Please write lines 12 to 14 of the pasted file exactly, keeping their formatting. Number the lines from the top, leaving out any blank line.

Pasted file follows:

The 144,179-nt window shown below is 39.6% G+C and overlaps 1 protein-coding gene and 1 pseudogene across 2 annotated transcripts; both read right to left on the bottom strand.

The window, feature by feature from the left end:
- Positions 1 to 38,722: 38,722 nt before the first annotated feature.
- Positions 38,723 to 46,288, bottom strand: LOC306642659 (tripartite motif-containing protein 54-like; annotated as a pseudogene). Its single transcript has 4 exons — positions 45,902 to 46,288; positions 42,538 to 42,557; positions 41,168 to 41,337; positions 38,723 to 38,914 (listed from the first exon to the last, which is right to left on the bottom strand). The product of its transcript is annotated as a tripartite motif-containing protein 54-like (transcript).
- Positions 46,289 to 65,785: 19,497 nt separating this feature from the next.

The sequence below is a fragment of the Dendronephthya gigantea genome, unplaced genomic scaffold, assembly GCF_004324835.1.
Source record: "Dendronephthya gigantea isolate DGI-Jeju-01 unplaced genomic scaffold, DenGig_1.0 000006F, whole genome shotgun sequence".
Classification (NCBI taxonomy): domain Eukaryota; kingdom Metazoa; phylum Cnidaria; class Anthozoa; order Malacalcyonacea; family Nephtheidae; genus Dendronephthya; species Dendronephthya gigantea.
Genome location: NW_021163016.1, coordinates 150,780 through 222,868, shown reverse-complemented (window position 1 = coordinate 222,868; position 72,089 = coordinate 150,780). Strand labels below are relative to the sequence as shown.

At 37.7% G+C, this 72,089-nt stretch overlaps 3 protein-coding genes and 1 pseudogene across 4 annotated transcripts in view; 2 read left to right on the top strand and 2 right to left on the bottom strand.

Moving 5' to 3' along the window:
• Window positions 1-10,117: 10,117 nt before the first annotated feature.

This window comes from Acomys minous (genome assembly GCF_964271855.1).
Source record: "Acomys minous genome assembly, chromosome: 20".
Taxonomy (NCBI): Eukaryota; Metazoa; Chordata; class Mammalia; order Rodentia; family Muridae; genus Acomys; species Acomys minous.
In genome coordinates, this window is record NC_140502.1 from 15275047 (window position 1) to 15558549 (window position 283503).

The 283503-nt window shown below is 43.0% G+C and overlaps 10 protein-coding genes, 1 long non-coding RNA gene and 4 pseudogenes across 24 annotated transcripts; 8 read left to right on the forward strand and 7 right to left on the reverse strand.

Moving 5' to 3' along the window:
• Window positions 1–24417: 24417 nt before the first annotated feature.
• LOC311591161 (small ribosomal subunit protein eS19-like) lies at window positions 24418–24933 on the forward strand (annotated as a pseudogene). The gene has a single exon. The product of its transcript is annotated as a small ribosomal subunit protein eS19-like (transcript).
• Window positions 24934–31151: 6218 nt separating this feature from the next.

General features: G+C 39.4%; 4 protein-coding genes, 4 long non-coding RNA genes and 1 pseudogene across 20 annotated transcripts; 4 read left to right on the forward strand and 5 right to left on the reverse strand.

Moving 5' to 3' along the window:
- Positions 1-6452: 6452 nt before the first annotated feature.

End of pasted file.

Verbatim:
• Window positions 1-10,117: 10,117 nt before the first annotated feature.

This window comes from Acomys minous (genome assembly GCF_964271855.1).
Source record: "Acomys minous genome assembly, chromosome: 20".